“We’ve got a really talented, really hard working team, but I want us to start doing more pieces that are more ambitious in scope, like investigative news reporting and more deep-dive features,” says editorial director Joel Gregory (pictured left). “We’ve also got a video team that we’re going to expand, as I want to have more video integrated into stories.

“The growth’s been amazing. It’s been a lot of hard work, but I think we’re in a position where the momentum is strong, and if we keep pushing, then there’s no reason why we can’t keep growing at a similar rate over the next couple of years or more.”

Edwards agrees, adding that a higher staff count will also give PCGamesN enough resource to tackle additional platforms outside the main site: “The other challenge we face is that we have to be everywhere where games are,” he says. “Right now, the legacy stuff is the website and you have Twitch, Facebook and YouTube and all the proliferation of platforms and realistically, as a business, we’ll have to be on everything.”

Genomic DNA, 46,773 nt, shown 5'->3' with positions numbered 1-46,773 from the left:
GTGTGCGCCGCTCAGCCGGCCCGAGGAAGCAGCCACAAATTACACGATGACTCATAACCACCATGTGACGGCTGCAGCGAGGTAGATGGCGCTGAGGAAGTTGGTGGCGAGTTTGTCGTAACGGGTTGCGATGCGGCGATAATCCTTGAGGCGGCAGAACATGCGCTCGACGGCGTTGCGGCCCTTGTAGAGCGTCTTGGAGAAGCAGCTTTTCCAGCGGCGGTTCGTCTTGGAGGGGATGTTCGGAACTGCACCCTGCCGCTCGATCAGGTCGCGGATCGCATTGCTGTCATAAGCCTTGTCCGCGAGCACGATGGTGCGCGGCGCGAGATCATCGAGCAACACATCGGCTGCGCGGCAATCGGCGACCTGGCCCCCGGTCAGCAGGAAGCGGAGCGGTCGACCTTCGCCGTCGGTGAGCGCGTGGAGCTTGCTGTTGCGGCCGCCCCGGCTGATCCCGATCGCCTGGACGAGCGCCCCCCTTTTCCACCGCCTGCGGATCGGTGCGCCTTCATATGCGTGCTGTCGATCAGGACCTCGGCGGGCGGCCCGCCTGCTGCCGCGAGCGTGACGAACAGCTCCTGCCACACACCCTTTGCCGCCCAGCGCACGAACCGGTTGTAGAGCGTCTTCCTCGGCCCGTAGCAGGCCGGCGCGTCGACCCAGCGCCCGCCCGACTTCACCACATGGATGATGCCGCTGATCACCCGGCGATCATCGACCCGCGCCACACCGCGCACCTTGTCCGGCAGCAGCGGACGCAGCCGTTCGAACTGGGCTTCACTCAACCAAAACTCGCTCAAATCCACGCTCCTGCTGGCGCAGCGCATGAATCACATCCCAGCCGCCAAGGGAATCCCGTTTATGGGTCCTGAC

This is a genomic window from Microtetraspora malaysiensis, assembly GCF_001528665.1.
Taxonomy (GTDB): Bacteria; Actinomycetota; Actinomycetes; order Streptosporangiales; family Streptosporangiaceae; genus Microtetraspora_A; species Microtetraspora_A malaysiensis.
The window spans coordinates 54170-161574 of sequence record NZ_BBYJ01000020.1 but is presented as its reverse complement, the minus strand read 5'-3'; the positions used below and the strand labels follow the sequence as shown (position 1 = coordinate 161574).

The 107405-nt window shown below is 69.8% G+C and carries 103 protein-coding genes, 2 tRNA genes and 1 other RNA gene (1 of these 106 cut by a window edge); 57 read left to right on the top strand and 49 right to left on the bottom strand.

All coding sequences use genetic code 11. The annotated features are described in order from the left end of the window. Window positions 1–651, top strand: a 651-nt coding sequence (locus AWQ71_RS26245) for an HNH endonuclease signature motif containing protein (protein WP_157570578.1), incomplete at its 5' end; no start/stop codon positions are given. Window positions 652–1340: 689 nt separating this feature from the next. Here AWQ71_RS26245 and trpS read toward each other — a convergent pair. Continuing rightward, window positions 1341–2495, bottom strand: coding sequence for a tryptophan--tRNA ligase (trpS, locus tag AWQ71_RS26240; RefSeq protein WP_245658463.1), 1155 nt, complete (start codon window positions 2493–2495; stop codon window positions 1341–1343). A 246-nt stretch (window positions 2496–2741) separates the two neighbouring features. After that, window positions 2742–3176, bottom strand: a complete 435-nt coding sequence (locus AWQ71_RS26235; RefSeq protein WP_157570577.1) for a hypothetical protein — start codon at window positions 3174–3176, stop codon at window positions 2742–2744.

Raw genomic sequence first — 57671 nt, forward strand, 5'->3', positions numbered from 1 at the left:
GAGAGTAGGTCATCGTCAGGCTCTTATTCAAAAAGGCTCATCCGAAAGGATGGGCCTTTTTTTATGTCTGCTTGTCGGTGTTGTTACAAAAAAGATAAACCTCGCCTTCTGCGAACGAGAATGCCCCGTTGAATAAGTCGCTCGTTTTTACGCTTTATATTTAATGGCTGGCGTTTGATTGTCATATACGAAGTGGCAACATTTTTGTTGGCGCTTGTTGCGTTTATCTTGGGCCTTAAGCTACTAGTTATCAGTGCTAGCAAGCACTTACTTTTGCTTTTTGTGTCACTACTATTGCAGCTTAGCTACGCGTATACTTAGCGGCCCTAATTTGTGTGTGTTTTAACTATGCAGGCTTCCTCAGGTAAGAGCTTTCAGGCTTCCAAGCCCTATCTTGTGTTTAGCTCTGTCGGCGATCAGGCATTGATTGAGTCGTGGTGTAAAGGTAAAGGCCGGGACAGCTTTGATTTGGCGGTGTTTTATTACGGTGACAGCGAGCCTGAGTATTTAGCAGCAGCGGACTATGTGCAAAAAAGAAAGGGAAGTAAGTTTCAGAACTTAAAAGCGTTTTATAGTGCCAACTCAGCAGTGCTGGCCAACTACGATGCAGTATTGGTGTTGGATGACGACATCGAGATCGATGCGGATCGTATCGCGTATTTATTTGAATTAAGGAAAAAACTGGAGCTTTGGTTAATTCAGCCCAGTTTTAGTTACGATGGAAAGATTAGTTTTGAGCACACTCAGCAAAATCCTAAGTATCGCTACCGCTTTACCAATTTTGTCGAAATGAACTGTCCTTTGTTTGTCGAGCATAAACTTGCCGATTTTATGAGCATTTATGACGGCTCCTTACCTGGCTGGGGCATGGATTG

Hardware is another area where PCGamesN hopes to make its mark: “There’s a lot of competition out there, especially if you’re looking at search,” says Gregory. “We don’t have a massive hardware team, but with our hardware editor Dave James we’ve got as much expertise as any one else. Around GDC we had an amazing month for hardware coverage. Those things are fleeting though, because they’re seasonal, but just pitching up and doing a good job over and over again is the thing that will grow the user base.”